Fondly known as “El Presidente” because he has the same first name as the current leader of the Dominican Republic, Danilo is a 30-month-old boy whom the Niños Primeros en Salud (NPS) pediatric team knows very well. Danilo was born to Haitian parents living in a poor neighborhood of rural Consuelo, Dominican Republic, and was diagnosed with trisomy 21, a chronic condition that can manifest with a range of clinical signs and symptoms and is associated with many potential health complications.
Danilo’s mother became ill during her pregnancy and grew very sick soon after his birth, losing weight as a growth on her neck rapidly increased in size. She faced many challenges as she sought medical care, a situation that was complicated by tense family dynamics. Danilo’s mother passed away when he was just a few months old. His two older siblings were then taken in by relatives in another part of the country, and Danilo was left in the care of his father, Mesier, with limited support from other family members.
Danilo practicing physical therapy with his cousins outside their home.Suddenly becoming the sole care provider for a small child with a chronic medical condition was a challenge for Danilo’s father, who had limited resources and few employment opportunities. But with the support and encouragement of Marc Callender, M.D., a 2011-2013 CHOP Global Health Fellow who had conducted research on paternal engagement in children’s care in the limited-resource setting of the Consuelo community, Mesier grew as a father. Danilo and his father have since formed a close bond. Danilo’s first (and arguably favorite) word was “Pa,” which he often affectionately exclaims to his father, with a big smile, demonstrating their attachment.
As an infant, Danilo had multiple respiratory infections and diarrheal illnesses as well as moderate malnutrition, for which he was often seen in the NPS pediatric clinic; he was also followed through the clinic’s nutrition program. The NPS team continues to follow up with him during biweekly home visits, and the community nurse, lead pediatrician and current CHOP Global Health Fellow have become close to his family. Danilo had cardiac surgery at a young age at Robert Reid Cabral Hospital (RRC), a large children’s hospital in Santo Domingo. In addition, NPS has facilitated Danilo’s follow-up visits with specialists at the hospital.
Danilo has multiple issues commonly associated with trisomy 21, most notably a severe developmental delay. At 30 months old, Danilo can sit unsupported and can say a few words, but does not yet crawl, pull to stand or walk. Although there are ample support services in some parts of the Dominican Republic for children with trisomy 21, access is limited in rural Consuelo and is made even more difficult by the family’s socioeconomic status and the challenges Danilo’s father has had finding steady employment. For much of his young life, Danilo spent his days sitting unclothed in a bucket outside his home while his father worked or talked to neighbors. Very few other children lived nearby or played with Danilo.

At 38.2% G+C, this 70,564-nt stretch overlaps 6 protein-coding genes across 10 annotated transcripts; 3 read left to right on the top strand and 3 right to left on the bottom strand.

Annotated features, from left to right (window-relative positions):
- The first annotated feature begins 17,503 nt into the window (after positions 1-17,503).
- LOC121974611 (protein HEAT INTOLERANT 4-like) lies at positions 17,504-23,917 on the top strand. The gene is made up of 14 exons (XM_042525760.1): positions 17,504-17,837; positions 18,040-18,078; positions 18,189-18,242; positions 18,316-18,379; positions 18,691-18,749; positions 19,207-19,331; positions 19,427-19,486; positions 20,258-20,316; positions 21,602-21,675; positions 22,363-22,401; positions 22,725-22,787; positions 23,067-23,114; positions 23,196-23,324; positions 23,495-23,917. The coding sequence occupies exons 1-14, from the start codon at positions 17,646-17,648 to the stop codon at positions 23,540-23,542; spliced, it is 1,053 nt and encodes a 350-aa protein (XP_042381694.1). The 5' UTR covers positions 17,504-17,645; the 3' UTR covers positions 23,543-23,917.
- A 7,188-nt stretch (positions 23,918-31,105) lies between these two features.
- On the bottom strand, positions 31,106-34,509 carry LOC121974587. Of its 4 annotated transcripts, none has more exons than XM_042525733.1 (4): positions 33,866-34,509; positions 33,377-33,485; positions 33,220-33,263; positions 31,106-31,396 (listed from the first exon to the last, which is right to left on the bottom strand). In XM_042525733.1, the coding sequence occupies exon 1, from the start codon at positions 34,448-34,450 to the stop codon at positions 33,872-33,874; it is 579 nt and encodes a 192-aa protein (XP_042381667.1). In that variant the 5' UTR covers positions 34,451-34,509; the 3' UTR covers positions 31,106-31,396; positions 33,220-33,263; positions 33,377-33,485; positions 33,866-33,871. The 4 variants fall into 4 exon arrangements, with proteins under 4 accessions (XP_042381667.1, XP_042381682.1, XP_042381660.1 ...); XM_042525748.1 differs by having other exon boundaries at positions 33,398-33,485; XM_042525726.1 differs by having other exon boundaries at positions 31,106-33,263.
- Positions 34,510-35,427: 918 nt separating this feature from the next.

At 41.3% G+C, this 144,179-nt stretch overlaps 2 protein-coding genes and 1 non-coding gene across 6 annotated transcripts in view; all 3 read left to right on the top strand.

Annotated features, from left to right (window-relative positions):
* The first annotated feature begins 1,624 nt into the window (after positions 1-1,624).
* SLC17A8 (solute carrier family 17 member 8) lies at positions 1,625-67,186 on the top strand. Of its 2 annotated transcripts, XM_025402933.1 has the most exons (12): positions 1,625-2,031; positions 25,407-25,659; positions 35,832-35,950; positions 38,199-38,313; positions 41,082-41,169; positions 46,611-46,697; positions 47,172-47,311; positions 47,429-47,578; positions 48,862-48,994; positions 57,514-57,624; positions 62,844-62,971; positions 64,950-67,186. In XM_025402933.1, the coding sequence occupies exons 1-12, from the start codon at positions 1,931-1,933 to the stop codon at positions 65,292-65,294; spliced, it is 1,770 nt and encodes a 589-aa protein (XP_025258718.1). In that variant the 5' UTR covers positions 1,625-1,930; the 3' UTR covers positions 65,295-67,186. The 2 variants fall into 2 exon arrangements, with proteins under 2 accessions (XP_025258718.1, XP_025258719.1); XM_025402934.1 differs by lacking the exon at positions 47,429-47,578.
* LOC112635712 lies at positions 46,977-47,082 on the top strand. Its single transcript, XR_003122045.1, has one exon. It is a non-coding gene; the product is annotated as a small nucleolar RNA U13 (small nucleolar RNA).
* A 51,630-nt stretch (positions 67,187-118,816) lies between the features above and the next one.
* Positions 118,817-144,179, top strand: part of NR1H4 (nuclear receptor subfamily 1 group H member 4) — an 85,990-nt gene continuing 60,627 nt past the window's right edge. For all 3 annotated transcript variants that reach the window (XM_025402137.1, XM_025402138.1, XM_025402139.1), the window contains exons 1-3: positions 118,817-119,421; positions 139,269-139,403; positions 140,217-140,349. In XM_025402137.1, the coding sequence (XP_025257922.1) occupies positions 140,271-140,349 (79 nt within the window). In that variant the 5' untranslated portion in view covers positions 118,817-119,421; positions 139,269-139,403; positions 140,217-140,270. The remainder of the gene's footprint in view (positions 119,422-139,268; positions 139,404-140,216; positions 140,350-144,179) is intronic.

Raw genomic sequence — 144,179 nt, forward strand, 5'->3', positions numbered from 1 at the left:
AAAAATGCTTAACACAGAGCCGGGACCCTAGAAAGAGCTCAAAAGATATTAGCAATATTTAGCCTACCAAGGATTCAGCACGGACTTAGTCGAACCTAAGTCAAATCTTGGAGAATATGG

However, family dynamics have recently improved, and Danilo’s maternal grandmother, aunts, uncles and cousins have been caring for Danilo during the day, as his father has found more frequent work doing construction and cutting sugarcane. Danilo now has a lot of stimulation and is surrounded by many other children, who love to play and sing with him. Also, with support from physical/occupational therapists at CHOP, who work regularly with children with trisomy 21 in Philadelphia, the NPS team has been able to teach the family some therapy techniques to encourage Danilo to move around and interact more. NPS also provided a mattress for the therapy, since Danilo’s home and yard are made of dirt and rocks, making it challenging for Danilo to enjoy “tummy time” and crawling. Danilo’s grandmother, aunts and cousins spend time with him on the mattress every day, and he is gaining strength and skills. He has also become more interactive and enjoys laughing and playing with his cousins and their friends.
At Niños Primeros en Salud’s recent five-year anniversary celebration, during a colorful, beautiful community gathering with the families and patients in the program, Danilo was happily passed around by family members and carried by adoring NPS team members. He smiled and laughed and even bounced along to the lively music! Though Danilo still faces chronic malnutrition, developmental delay and other health complications due to trisomy 21, as well as the challenges that come with living in a resource-limited setting, there is now much hope for Danilo and his family.
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